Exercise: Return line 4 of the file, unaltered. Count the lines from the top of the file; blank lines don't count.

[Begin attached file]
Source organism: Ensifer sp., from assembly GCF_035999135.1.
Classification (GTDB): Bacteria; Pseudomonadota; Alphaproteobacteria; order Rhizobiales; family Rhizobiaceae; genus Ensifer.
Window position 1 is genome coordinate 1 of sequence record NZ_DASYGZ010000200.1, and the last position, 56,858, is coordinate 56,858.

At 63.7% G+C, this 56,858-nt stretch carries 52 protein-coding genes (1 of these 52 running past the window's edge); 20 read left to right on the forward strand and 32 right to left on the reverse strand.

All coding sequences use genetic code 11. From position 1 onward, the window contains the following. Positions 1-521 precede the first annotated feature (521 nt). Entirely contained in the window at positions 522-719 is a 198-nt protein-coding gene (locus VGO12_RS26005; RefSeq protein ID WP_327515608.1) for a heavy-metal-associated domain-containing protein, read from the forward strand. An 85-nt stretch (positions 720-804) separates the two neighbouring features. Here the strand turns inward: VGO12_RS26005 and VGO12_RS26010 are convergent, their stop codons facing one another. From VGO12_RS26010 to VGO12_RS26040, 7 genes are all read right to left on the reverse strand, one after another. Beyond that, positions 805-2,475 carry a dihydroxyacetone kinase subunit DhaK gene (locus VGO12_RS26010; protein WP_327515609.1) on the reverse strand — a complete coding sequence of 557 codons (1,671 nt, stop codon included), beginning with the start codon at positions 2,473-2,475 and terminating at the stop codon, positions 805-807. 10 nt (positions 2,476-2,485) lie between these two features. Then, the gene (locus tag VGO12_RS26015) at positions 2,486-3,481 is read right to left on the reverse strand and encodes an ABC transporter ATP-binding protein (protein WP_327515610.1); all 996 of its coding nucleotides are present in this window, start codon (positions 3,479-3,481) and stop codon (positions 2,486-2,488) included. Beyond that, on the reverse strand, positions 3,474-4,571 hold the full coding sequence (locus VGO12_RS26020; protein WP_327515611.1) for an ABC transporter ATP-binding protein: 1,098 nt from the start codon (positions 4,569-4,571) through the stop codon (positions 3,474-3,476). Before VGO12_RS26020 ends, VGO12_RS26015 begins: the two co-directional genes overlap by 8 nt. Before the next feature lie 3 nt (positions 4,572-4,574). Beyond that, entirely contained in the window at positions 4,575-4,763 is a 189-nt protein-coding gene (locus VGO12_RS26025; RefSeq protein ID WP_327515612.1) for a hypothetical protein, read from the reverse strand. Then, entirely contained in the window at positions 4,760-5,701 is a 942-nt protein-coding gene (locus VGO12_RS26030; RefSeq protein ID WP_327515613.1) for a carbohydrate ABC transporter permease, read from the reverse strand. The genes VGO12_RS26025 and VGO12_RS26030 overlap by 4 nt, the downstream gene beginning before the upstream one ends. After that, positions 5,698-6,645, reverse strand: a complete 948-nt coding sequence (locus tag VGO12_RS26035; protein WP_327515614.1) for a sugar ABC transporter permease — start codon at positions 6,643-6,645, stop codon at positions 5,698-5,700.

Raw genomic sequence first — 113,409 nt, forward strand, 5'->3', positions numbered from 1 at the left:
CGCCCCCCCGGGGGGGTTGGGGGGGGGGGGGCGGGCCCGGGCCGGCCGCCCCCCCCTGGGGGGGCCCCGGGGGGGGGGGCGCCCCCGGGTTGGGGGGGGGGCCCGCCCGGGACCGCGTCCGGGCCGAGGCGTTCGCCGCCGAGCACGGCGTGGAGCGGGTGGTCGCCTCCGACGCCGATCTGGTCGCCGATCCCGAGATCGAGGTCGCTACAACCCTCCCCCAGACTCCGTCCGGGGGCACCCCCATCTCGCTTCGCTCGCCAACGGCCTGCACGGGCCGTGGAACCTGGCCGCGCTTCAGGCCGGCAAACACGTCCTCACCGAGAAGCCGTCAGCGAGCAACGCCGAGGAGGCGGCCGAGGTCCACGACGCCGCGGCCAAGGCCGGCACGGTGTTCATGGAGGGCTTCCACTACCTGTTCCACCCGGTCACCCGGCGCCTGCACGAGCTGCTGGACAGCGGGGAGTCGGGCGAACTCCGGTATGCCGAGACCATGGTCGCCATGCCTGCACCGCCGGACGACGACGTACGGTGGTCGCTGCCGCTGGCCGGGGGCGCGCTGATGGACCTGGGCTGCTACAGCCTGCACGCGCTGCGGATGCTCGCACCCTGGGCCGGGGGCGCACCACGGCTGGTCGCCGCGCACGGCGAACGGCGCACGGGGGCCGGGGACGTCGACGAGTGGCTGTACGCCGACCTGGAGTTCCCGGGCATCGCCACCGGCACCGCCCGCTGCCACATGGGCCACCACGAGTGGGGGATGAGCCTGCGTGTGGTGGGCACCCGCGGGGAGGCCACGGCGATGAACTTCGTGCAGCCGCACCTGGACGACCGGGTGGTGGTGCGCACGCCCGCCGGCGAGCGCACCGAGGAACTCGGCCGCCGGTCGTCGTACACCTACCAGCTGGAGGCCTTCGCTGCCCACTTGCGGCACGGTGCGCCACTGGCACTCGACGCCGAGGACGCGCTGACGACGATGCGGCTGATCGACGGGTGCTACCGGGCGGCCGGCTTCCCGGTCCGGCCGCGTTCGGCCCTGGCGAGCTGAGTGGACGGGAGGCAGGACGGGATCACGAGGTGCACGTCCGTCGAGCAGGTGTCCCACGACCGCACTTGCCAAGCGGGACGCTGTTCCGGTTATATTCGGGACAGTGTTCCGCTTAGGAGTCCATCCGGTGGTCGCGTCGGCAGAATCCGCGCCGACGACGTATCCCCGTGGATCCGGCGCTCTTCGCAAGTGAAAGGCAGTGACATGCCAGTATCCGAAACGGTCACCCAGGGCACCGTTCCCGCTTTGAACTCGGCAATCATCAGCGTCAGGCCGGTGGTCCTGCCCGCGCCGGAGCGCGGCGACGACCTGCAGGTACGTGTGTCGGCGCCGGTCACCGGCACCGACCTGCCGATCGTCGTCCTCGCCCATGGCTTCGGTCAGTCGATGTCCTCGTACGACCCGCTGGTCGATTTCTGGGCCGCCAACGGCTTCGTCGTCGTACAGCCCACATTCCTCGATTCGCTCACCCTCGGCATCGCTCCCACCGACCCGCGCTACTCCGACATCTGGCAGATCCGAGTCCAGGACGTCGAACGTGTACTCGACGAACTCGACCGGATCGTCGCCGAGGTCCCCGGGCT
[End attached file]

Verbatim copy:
At 63.7% G+C, this 56,858-nt stretch carries 52 protein-coding genes (1 of these 52 running past the window's edge); 20 read left to right on the forward strand and 32 right to left on the reverse strand.